Figs are one of the oldest cultivated fruits in the world and are considered by many cultures to be the tree of life. Their remains have been found in Neolithic excavations, depicted on Egyptian papyri and, according to Chinese texts, it was under a wild Fig or Bo tree that the Buddha found enlightenment.
The ancient Greeks considered figs to be a gift of the goddess Demeter, and Romans, urged on by their Emperor Cato (an early farm-to-table advocate) dominated much of the African continent largely to maintain their fig supply.
Medieval scientists entertained many unusual figments of imagination. Both Plutarch and Ariosto speak of roosters hung upon fig trees as a way to make them “grow tender and fitter for the table”. The notion was that the fig tree somehow sent forth a “hot and sharp vapor“, that had the capacity to “dry and concoct” flesh. Interestingly, this may have some grounding in science as fig sap is also touted as a nsatural cure for warts.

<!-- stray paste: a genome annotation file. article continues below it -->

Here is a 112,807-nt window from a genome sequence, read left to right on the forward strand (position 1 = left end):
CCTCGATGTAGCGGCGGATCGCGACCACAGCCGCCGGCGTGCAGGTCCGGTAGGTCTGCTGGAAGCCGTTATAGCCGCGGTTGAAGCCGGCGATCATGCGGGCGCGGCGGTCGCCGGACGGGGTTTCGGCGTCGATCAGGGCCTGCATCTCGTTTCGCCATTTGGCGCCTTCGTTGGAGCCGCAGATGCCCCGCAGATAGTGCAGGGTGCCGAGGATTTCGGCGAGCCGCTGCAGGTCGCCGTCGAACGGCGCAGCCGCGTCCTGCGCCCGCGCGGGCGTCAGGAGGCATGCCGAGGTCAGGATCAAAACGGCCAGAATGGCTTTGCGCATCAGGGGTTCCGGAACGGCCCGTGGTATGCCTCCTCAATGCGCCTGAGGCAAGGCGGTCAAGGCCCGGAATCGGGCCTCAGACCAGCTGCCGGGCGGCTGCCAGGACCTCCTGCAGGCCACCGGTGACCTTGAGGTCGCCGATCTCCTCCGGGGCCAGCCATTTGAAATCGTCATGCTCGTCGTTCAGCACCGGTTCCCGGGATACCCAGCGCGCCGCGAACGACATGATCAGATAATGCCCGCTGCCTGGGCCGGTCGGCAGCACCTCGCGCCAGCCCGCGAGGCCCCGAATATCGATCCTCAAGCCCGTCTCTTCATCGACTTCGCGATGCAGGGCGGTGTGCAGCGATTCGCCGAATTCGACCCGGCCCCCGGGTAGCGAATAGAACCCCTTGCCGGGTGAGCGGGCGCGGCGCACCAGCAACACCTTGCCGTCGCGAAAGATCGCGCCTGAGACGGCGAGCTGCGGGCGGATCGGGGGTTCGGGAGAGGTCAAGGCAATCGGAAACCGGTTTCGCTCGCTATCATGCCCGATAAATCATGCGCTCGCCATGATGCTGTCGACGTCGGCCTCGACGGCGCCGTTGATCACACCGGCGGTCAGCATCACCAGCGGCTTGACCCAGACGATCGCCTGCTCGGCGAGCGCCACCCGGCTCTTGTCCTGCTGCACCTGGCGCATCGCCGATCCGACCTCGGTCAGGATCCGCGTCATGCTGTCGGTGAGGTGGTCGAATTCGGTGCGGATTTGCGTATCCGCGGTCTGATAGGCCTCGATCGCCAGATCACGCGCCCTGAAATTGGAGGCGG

An ancient method of divination known as Sycomancy, (one of many mocked by Rabelais as ways to reveal your future cuckoldry), suggests that the fig tree can be used as an Oracle. The method is to note the rate of the withering of fig leaves upon which you have inscribed a particular course of action. A leaf that shrivels quickly urges forbearance, while a leaf that remains green and verdant suggests forthright action.
Figs can be enjoyed in both sweet and savory dishes. Savvy chefs often toss a few fig leaves onto the hot coals of a wood-fired barbecue in order to lend meats (such as lamb) a delightful aroma. The leaves can also be wrapped around a salmon fillet before placing it on the grill.